Amazon.com Inc. is interested in acquiring prepaid wireless phone service Boost Mobile from T-Mobile US Inc. and Sprint Corp., Reuters reported, citing people familiar with the matter.
Amazon is considering buying Boost for an attached wholesale deal that would allow the buyer to use T-Mobile’s wireless network for at least six years, according to the report on Thursday. Amazon and Sprint declined to comment, and T-Mobile didn’t immediately respond to a request for comment.
Last week, Federal Communications Commission Chairman Ajit Pai said he’ll recommend that his agency approve the $26.5 billion merger of T-Mobile and Sprint on the condition that the companies sell Boost, build an advanced 5G network over three years, and pledge not to raise prices while the network is being constructed.
Boost may be attractive to acquirers because it has a long-term wholesale agreement that would provide access to T-Mobile and Sprint cellular networks at a relatively low cost. A new owner could, in theory, charge consumers a competitive monthly price for service and still make money. That’s more of an option as Wi-Fi networks have become increasingly common in homes and offices. This means cellular networks can be used less in reseller deals.
T-Mobile and Sprint are also considering the divestiture of some airwaves to win Justice Department approval of the deal, a proposal that’s already attracted interest from Comcast Corp. and Charter Communications Inc., people with knowledge of the matter told Bloomberg on Thursday.
Justice officials met Wednesday with Comcast and Charter over their possible interest in the airwaves and a potential role as a fourth wireless competitor, according to the people, who asked not to be identified because the talks are private.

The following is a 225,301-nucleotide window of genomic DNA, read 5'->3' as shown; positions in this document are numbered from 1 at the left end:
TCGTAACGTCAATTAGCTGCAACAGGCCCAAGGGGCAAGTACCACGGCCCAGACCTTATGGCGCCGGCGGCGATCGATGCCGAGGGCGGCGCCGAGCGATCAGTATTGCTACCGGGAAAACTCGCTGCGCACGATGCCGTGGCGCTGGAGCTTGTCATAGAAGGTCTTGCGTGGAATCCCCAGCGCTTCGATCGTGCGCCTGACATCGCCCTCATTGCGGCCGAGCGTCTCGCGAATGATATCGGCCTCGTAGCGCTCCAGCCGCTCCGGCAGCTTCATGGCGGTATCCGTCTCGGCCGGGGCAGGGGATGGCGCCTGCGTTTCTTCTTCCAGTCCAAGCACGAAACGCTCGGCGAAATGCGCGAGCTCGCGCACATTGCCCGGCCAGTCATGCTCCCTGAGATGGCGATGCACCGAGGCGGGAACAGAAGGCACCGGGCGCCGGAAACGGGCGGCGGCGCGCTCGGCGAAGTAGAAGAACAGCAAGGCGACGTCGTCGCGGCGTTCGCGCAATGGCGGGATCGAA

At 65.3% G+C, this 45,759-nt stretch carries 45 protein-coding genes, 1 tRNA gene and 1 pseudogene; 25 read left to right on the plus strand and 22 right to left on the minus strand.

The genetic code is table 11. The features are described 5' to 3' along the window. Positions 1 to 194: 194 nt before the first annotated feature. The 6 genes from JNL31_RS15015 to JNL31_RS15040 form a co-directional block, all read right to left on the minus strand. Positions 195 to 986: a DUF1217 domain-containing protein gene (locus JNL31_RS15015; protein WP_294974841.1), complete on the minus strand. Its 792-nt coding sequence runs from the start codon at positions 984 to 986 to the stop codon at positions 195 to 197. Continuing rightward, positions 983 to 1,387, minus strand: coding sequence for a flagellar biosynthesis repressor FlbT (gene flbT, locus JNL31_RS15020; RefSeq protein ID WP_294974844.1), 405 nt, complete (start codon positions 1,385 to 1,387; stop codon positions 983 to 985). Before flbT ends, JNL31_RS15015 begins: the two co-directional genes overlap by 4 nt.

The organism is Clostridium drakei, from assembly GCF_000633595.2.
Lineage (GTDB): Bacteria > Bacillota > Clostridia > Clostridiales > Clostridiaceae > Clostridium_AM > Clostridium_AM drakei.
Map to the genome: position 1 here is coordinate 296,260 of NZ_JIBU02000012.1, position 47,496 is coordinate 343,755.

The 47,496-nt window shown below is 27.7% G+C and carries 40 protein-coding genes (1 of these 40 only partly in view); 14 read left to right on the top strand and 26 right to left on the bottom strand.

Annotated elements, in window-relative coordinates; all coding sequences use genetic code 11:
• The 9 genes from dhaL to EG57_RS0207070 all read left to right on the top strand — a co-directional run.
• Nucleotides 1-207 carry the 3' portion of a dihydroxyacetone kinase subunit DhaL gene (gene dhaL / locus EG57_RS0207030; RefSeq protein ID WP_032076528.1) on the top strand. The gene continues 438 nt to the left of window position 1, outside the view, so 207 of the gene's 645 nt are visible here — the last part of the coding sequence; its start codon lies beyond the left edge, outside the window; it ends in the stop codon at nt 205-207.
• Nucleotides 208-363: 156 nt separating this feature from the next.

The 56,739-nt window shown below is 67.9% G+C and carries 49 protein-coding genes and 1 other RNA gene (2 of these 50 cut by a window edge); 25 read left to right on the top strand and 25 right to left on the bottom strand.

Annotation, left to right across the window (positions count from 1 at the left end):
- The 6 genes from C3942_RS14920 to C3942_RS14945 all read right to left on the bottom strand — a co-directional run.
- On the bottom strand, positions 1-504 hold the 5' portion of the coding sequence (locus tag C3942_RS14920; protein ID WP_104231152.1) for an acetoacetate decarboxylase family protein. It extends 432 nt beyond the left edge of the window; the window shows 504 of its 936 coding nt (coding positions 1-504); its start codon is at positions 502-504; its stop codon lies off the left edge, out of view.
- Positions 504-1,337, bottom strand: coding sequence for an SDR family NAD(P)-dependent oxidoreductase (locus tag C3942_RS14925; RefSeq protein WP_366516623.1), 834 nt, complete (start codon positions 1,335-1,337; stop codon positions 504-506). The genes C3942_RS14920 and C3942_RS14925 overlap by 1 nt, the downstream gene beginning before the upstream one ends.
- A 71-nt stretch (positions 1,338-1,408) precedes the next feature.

Amazon would also be interested in any wireless spectrum that would be divested, Reuters reported.
Seattle-based Amazon’s growing range of high-tech businesses have touched on telecommunications before. The retailer has dabbled with its own wireless technology, and has long linked its line of Kindle e-readers to wireless networks operated by companies including Sprint and AT&T Inc. so customers can download books on the go. Earlier this year, filings revealed Amazon’s ambitions to launch thousands of satellites to enable broadband internet access around the world.
Amazon’s reported interest in the prepaid wireless brand would also align with recent moves to broaden the value of its offerings to lower-income shoppers. Analysts say the company’s Prime members tend to be wealthier, particularly compared with shoppers loyal to Walmart Inc. Amazon and its Bentonville, Arkansas-based rival were both tapped this year to participate in a pilot program to accept U.S. government food assistance for online orders in New York State.